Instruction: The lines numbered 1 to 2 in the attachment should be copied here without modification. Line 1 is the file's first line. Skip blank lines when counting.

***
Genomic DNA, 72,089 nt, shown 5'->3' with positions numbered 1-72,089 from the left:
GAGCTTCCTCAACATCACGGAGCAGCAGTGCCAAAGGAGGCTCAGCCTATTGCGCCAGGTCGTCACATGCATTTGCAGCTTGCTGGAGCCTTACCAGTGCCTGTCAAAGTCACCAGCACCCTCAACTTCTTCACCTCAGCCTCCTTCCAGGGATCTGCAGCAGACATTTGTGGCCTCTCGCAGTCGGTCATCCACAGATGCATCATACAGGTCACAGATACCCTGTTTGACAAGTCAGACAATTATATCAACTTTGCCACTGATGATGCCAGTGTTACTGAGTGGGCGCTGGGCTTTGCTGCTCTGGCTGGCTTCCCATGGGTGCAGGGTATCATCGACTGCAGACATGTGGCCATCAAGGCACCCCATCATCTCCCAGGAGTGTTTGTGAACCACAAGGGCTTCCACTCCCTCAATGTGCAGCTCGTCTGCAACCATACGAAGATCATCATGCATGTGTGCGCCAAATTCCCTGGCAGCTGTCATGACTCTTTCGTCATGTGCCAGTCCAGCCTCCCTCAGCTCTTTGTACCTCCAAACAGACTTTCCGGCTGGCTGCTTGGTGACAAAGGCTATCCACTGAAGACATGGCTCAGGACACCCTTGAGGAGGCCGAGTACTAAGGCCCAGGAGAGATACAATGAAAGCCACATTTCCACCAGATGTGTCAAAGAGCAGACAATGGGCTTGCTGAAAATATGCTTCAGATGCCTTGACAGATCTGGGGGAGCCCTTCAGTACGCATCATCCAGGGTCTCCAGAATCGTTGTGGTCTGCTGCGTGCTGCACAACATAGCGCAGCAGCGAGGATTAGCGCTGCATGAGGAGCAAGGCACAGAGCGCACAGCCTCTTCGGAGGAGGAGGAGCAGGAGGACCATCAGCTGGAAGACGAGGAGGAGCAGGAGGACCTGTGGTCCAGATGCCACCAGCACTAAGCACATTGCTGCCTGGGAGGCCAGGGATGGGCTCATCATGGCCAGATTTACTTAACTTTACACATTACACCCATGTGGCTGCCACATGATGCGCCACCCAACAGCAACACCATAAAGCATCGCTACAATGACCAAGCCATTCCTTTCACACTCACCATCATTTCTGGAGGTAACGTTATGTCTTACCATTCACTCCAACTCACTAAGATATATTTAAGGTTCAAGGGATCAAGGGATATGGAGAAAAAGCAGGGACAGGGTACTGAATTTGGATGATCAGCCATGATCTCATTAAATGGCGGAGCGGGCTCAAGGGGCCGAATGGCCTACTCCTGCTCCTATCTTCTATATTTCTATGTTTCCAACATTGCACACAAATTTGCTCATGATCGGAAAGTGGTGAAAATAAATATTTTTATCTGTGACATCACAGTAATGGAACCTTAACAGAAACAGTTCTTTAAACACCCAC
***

Genomic DNA, 72,089 nt, shown 5'->3' with positions numbered 1-72,089 from the left:
GAGCTTCCTCAACATCACGGAGCAGCAGTGCCAAAGGAGGCTCAGCCTATTGCGCCAGGTCGTCACATGCATTTGCAGCTTGCTGGAGCCTTACCAGTGCCTGTCAAAGTCACCAGCACCCTCAACTTCTTCACCTCAGCCTCCTTCCAGGGATCTGCAGCAGACATTTGTGGCCTCTCGCAGTCGGTCATCCACAGATGCATCATACAGGTCACAGATACCCTGTTTGACAAGTCAGACAATTATATCAACTTTGCCACTGATGATGCCAGTGTTACTGAGTGGGCGCTGGGCTTTGCTGCTCTGGCTGGCTTCCCATGGGTGCAGGGTATCATCGACTGCAGACATGTGGCCATCAAGGCACCCCATCATCTCCCAGGAGTGTTTGTGAACCACAAGGGCTTCCACTCCCTCAATGTGCAGCTCGTCTGCAACCATACGAAGATCATCATGCATGTGTGCGCCAAATTCCCTGGCAGCTGTCATGACTCTTTCGTCATGTGCCAGTCCAGCCTCCCTCAGCTCTTTGTACCTCCAAACAGACTTTCCGGCTGGCTGCTTGGTGACAAAGGCTATCCACTGAAGACATGGCTCAGGACACCCTTGAGGAGGCCGAGTACTAAGGCCCAGGAGAGATACAATGAAAGCCACATTTCCACCAGATGTGTCAAAGAGCAGACAATGGGCTTGCTGAAAATATGCTTCAGATGCCTTGACAGATCTGGGGGAGCCCTTCAGTACGCATCATCCAGGGTCTCCAGAATCGTTGTGGTCTGCTGCGTGCTGCACAACATAGCGCAGCAGCGAGGATTAGCGCTGCATGAGGAGCAAGGCACAGAGCGCACAGCCTCTTCGGAGGAGGAGGAGCAGGAGGACCATCAGCTGGAAGACGAGGAGGAGCAGGAGGACCTGTGGTCCAGATGCCACCAGCACTAAGCACATTGCTGCCTGGGAGGCCAGGGATGGGCTCATCATGGCCAGATTTACTTAACTTTACACATTACACCCATGTGGCTGCCACATGATGCGCCACCCAACAGCAACACCATAAAGCATCGCTACAATGACCAAGCCATTCCTTTCACACTCACCATCATTTCTGGAGGTAACGTTATGTCTTACCATTCACTCCAACTCACTAAGATATATTTAAGGTTCAAGGGATCAAGGGATATGGAGAAAAAGCAGGGACAGGGTACTGAATTTGGATGATCAGCCATGATCTCATTAAATGGCGGAGCGGGCTCAAGGGGCCGAATGGCCTACTCCTGCTCCTATCTTCTATATTTCTATGTTTCCAACATTGCACACAAATTTGCTCATGATCGGAAAGTGGTGAAAATAAATATTTTTATCTGTGACATCACAGTAATGGAACCTTAACAGAAACAGTTCTTTAAACACCCAC